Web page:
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  • Writer's pictureFrank DiGiovanni

Back to the future?

Updated: Jan 9, 2023

For a moment, think of all the patterns in your life. The daily struggle against the alarm waking you up at 6:00 a.m. or perhaps the nightly struggle of putting your kid(s) to bed. Maybe it's amore simple pattern like the sun rising each day. Is it the 28-day lunar cycle or maybe your pet dog or cat recognizing what it means when you reach for that metal container? For those of a more literary mind, the Shakespearean sonnet is composed of 14 lines, each written in iambic pentameter and with the traditional rhyme scheme/ pattern of the English sonnet: abab cdcd efef gg. Whatever pattern you can think of, every organism on the planet knows and perhaps more accurately, recognizes, patterns or can make them. A,B, A,B, etc. Monday, Tuesday, Wednesday... But that recognition doesn't necessarily mean you're an "advanced" creature, no, it simply means that you're capable of remembering and reacting to stimuli... Don't believe me? Let's do a little exploration for a moment...

California Poppy (Eschscholzia californica). © Br. Alfred Brousseau, Saint Mary's College.

Consider the beautiful Eschscholzia californica, or California Poppy as it's informally know; the state flower of the eponymous state. This species of flower is very much like Goldilocks and wants the weather to be "just right" before it opens up and shows off its brightly colored interior. In bloom from February to September (in the Northern Hemisphere), this plant reacts to the daily rise and set of the sun, opening each day with the proper amount of sunlight. A simple pattern "recognition" created by the sun's daily movement. However, if it is cloudy out, or too cold or windy, this flower will remain shut. It "knows" the proper weather in which might best have a pollinator stop by and do its thing and will not open up until its preferred weather pattern is realized.

Sterling, the author's Russian Blue cat.

Maybe you have one of these goofballs (at right) patrolling your home. Yep, the not-so-elegantly-sitting, 11 pounds of gray fuzz is my cat, Sterling. (No, he doesn't sit like that all the time but it was the funniest picture I have of him.) Like many of the pets that we have, they get used to their humans' daily patterns. Sterling is known to patrol the kitchen when (human) food is being made, shaking his tail as he makes small circles next to the refrigerator. "Why?" you might ask. Well that's because we give him (cat-safe) tuna and after we open a can, we keep it in the fridge. And to him, if someone is in the kitchen, it must mean that one of us is in there to feed him... which obviously, isn't always the case much to his disappointment. Is this pattern recognition or is it operant conditioning? According to, operant conditioning, sometimes referred to as instrumental conditioning, is a method of learning that employs rewards and punishments for behavior. Through operant conditioning, an association is made between a behavior and a consequence (whether negative or positive) for that behavior. He remembers his tuna coming from the fridge so he tries to get it again by continuing a pattern of behavior that got it for him in the past. Even though his behavior doesn't always get him the food he is clearly looking for, that doesn't stop him from trying.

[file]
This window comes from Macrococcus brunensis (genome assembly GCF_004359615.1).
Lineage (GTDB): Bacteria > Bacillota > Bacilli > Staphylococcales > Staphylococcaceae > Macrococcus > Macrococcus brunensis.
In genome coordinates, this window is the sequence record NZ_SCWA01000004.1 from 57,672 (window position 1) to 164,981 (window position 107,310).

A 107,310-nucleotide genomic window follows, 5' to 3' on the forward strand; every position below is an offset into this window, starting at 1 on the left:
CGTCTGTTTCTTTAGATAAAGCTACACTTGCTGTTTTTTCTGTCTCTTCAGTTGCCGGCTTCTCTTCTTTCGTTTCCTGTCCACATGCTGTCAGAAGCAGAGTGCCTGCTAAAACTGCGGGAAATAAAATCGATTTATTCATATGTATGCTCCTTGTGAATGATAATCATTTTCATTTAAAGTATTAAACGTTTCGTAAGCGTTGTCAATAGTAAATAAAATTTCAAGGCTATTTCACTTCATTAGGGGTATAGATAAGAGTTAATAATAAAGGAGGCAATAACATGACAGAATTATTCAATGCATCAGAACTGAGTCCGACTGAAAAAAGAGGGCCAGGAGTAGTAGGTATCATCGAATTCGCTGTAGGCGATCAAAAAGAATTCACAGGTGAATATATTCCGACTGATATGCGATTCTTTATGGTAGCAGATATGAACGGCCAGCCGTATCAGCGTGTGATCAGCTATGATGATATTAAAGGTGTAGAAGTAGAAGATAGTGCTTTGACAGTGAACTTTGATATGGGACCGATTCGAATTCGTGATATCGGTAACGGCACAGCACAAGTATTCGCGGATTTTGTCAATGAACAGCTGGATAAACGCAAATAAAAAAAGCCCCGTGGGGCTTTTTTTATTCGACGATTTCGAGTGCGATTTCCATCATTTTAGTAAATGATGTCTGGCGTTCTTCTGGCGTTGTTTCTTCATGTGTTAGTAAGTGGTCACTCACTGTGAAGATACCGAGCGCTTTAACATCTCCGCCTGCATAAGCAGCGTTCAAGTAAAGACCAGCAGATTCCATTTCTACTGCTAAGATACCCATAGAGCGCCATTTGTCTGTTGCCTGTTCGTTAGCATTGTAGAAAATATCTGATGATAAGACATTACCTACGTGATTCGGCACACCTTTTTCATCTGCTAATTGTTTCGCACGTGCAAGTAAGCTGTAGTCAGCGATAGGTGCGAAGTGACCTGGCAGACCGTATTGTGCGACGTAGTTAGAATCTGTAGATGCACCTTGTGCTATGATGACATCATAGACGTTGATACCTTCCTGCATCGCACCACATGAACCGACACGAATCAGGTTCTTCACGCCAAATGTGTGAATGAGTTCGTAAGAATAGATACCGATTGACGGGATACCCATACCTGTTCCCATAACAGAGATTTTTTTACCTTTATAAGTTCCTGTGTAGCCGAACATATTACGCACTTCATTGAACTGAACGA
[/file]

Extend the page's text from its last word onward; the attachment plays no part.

These are two examples of non-human pattern-recognition but what about us humans? As I write this, there are three students sitting in our study hall (this was back in February of 2020), where they're doing their distance learning. But what if they were in school? Think back to a time when you were in school as they are. Bound by a pattern of five 40-ish-minute classes before lunch, followed by three more 40-ish-minute classes until that last bell that set you free for the day. You and they learn that pattern and created your own to help you navigate the day. But for a moment, think back, WAY BACK, to our ancient and very distant ancestors. The ones that were just learning to walk upright, the ones who recognized the same daily patterns of light and darkness or hunger and foraging. But for a moment, let's stop and think about what it was like for these early hominids to look up at the moon each night and start to understand that it was changing on an almost-daily basis and have one of the most profound questions cross through their primitive mind: Why?

Moon phase cycle. Image courtesy Old Farmers Almanac;

We know that it is simply the rotation of the moon on its axis that causes these changes in appearance. But those early nomadic hominids, the thing in the sky that changed its shape continually changed its shape over the course of time, eventually repeating its pattern must have been something worth paying attention to, which we infer they did. But when the brains of these early humans evolved enough to start thinking more analytically is when, what I call "the big leap", happened. That leap could be considered the first step to modern humans, and me sitting here writing this and you sitting there, reading this.

Next time you wonder about something or notice that there's a pattern of your child(ren) having to use the bathroom the first time you tell them to do their homework, stop for a moment and think how you're reacting to that pattern or think back to your WAY distant ancestor who looked up at the moon and thought, "Why is that changing?" The innate curiosity within all humans can be readily traced back to those early humans that were JUST being able to look up at a pattern and wonder why it was happening, rather than just reacting to a pattern.

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